SEC Doubles Down On Enforcement Against Unregistered Offerings Of NFTs – Fin Tech

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In the past two weeks, the U.S. Securities and Exchange
Commission (“SEC”) announced two enforcement actions
against non-fungible token (“NFT”) platforms Impact
Theory, LLC (“Impact Theory”) and Stoner Cats 2, LLC
(“SC2”), in connection with their unregistered offering
of cryptocurrency asset securities. In both enforcement actions,
the SEC determined that the NFTs were securities under the
Howey Test.

On August 28, 2023, the SEC charged Impact Theory, a media and
entertainment company based in Los Angeles, with conducting an
unregistered offering of NFTs, in violation of the federal
securities laws. According to the SEC, Impact Theory marketed these
NFTs as investments, implying that investors would profit if Impact
Theory succeeded in its endeavors. The SEC concluded that these
NFTs were investment contracts and, thus, securities under the
Howey test. Impact Theory and the SEC entered into a
consent decree settling the allegations for an aggregate payment of
approximately $6 million in disgorgement, interest, and civil
monetary penalties.

On September 13, 2023, the SEC doubled down on its enforcement
in the NFT space, charging SC2 with conducting an unregistered
offering of NFTs that raised approximately $8 million from
investors to finance an animated web series called Stoner Cats.
According to the SEC, on July 27, 2021, SC2 offered and sold over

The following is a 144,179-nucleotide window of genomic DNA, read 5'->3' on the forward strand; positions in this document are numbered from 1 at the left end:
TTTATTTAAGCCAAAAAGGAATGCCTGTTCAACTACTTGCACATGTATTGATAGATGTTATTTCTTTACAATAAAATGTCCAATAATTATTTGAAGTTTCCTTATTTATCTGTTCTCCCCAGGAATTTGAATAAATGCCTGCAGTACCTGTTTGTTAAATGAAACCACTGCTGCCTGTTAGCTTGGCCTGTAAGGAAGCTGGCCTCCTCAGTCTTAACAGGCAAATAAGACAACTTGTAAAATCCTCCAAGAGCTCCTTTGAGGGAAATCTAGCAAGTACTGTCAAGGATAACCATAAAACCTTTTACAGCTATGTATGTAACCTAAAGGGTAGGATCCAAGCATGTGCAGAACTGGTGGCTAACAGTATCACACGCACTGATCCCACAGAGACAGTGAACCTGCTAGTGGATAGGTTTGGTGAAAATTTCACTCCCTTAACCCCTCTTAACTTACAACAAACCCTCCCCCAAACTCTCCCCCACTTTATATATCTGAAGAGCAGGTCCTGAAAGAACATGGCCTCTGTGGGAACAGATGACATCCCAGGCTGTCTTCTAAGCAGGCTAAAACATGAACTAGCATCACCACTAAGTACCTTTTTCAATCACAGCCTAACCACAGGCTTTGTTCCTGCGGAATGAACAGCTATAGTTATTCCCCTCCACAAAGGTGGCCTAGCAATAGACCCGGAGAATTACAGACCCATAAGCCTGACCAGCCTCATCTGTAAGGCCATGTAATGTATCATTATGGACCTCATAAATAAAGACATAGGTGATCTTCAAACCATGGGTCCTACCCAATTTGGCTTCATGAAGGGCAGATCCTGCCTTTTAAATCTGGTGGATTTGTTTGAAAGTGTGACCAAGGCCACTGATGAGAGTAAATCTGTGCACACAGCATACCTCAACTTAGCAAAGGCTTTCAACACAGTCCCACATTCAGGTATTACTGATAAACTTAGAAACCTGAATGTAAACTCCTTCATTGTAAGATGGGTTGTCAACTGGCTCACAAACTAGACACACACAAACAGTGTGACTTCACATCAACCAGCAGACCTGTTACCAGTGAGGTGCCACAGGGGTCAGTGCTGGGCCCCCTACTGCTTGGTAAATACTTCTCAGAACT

10,000 NFTs for about $800 each, selling out in just 35 minutes,
generating proceeds of approximately $8.2 million. The SEC found
that SC2 offered and sold the Stoner Cats NFTs as investment
contracts and pursuant to the Howeytest, it was required
to register the offer and sale of the Stoner Cats NFTs with the
SEC. Gurbir S. Grewal, Director of the SEC’s Division of
Enforcement, emphasized that “it’s the economic reality of
the offering – not the labels you put on it or the underlying
objects – that guides the determination of what’s an
investment contract and therefore a security.” In this case,
SC2’s marketing practices and promises of potential profit led
the SEC to classify Stoner Cats NFTs as securities, which were not
registered.

Notably, in both cases SEC Commissioners Hester M. Peirce and
Mark T. Uyeda dissented, calling for more clarity for artists and
other creators who want to explore the NFT space. This open
dissension among SEC Commissioners underscores the need for clear
regulations rather than regulation by enforcement.

This article is presented for informational purposes only
and is not intended to constitute legal advice.

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